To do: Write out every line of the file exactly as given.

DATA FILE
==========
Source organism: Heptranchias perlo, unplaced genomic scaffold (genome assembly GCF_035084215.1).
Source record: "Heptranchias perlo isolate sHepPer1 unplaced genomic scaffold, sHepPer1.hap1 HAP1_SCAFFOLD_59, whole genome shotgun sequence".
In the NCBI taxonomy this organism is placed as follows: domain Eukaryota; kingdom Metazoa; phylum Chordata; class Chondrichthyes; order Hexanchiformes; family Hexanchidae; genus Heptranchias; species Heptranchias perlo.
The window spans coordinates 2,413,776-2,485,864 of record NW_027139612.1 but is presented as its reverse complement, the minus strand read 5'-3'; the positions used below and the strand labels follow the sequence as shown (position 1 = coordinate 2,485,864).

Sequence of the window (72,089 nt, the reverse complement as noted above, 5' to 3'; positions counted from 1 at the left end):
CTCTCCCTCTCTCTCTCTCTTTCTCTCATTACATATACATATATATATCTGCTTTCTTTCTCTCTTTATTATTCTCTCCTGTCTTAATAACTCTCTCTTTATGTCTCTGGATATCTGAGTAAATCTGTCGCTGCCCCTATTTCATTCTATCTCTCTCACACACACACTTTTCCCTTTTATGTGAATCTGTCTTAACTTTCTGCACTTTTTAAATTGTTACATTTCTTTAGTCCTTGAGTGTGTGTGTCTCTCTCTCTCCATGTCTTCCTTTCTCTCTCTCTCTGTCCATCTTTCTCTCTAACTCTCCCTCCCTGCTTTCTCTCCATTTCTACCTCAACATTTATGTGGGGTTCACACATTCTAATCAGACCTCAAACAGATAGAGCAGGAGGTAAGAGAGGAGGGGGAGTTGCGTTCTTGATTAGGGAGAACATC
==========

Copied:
Source organism: Heptranchias perlo, unplaced genomic scaffold (genome assembly GCF_035084215.1).
Source record: "Heptranchias perlo isolate sHepPer1 unplaced genomic scaffold, sHepPer1.hap1 HAP1_SCAFFOLD_59, whole genome shotgun sequence".
In the NCBI taxonomy this organism is placed as follows: domain Eukaryota; kingdom Metazoa; phylum Chordata; class Chondrichthyes; order Hexanchiformes; family Hexanchidae; genus Heptranchias; species Heptranchias perlo.
The window spans coordinates 2,413,776-2,485,864 of record NW_027139612.1 but is presented as its reverse complement, the minus strand read 5'-3'; the positions used below and the strand labels follow the sequence as shown (position 1 = coordinate 2,485,864).

Sequence of the window (72,089 nt, the reverse complement as noted above, 5' to 3'; positions counted from 1 at the left end):
CTCTCCCTCTCTCTCTCTCTTTCTCTCATTACATATACATATATATATCTGCTTTCTTTCTCTCTTTATTATTCTCTCCTGTCTTAATAACTCTCTCTTTATGTCTCTGGATATCTGAGTAAATCTGTCGCTGCCCCTATTTCATTCTATCTCTCTCACACACACACTTTTCCCTTTTATGTGAATCTGTCTTAACTTTCTGCACTTTTTAAATTGTTACATTTCTTTAGTCCTTGAGTGTGTGTGTCTCTCTCTCTCCATGTCTTCCTTTCTCTCTCTCTCTGTCCATCTTTCTCTCTAACTCTCCCTCCCTGCTTTCTCTCCATTTCTACCTCAACATTTATGTGGGGTTCACACATTCTAATCAGACCTCAAACAGATAGAGCAGGAGGTAAGAGAGGAGGGGGAGTTGCGTTCTTGATTAGGGAGAACATC